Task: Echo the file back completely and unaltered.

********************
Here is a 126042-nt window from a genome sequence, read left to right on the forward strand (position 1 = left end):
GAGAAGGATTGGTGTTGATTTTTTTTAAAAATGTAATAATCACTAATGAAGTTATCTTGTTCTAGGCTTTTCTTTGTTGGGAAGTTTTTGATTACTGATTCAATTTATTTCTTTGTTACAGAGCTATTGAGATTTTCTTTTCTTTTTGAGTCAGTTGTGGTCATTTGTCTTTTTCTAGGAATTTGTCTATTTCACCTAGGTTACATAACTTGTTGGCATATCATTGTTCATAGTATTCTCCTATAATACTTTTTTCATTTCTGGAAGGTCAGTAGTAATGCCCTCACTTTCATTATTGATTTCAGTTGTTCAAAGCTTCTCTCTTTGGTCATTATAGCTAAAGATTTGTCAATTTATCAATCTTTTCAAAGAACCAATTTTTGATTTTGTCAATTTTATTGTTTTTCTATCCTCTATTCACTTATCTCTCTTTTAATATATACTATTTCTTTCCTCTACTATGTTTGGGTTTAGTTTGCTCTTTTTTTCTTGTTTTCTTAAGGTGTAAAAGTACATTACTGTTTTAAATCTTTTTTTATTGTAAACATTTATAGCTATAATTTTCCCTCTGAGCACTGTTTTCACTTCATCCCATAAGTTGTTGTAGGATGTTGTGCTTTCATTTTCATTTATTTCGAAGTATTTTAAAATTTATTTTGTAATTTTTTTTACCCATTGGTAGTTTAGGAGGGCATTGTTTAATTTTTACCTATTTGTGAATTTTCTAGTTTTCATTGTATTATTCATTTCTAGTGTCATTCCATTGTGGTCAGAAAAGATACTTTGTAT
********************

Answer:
Here is a 126042-nt window from a genome sequence, read left to right on the forward strand (position 1 = left end):
GAGAAGGATTGGTGTTGATTTTTTTTAAAAATGTAATAATCACTAATGAAGTTATCTTGTTCTAGGCTTTTCTTTGTTGGGAAGTTTTTGATTACTGATTCAATTTATTTCTTTGTTACAGAGCTATTGAGATTTTCTTTTCTTTTTGAGTCAGTTGTGGTCATTTGTCTTTTTCTAGGAATTTGTCTATTTCACCTAGGTTACATAACTTGTTGGCATATCATTGTTCATAGTATTCTCCTATAATACTTTTTTCATTTCTGGAAGGTCAGTAGTAATGCCCTCACTTTCATTATTGATTTCAGTTGTTCAAAGCTTCTCTCTTTGGTCATTATAGCTAAAGATTTGTCAATTTATCAATCTTTTCAAAGAACCAATTTTTGATTTTGTCAATTTTATTGTTTTTCTATCCTCTATTCACTTATCTCTCTTTTAATATATACTATTTCTTTCCTCTACTATGTTTGGGTTTAGTTTGCTCTTTTTTTCTTGTTTTCTTAAGGTGTAAAAGTACATTACTGTTTTAAATCTTTTTTTATTGTAAACATTTATAGCTATAATTTTCCCTCTGAGCACTGTTTTCACTTCATCCCATAAGTTGTTGTAGGATGTTGTGCTTTCATTTTCATTTATTTCGAAGTATTTTAAAATTTATTTTGTAATTTTTTTTACCCATTGGTAGTTTAGGAGGGCATTGTTTAATTTTTACCTATTTGTGAATTTTCTAGTTTTCATTGTATTATTCATTTCTAGTGTCATTCCATTGTGGTCAGAAAAGATACTTTGTAT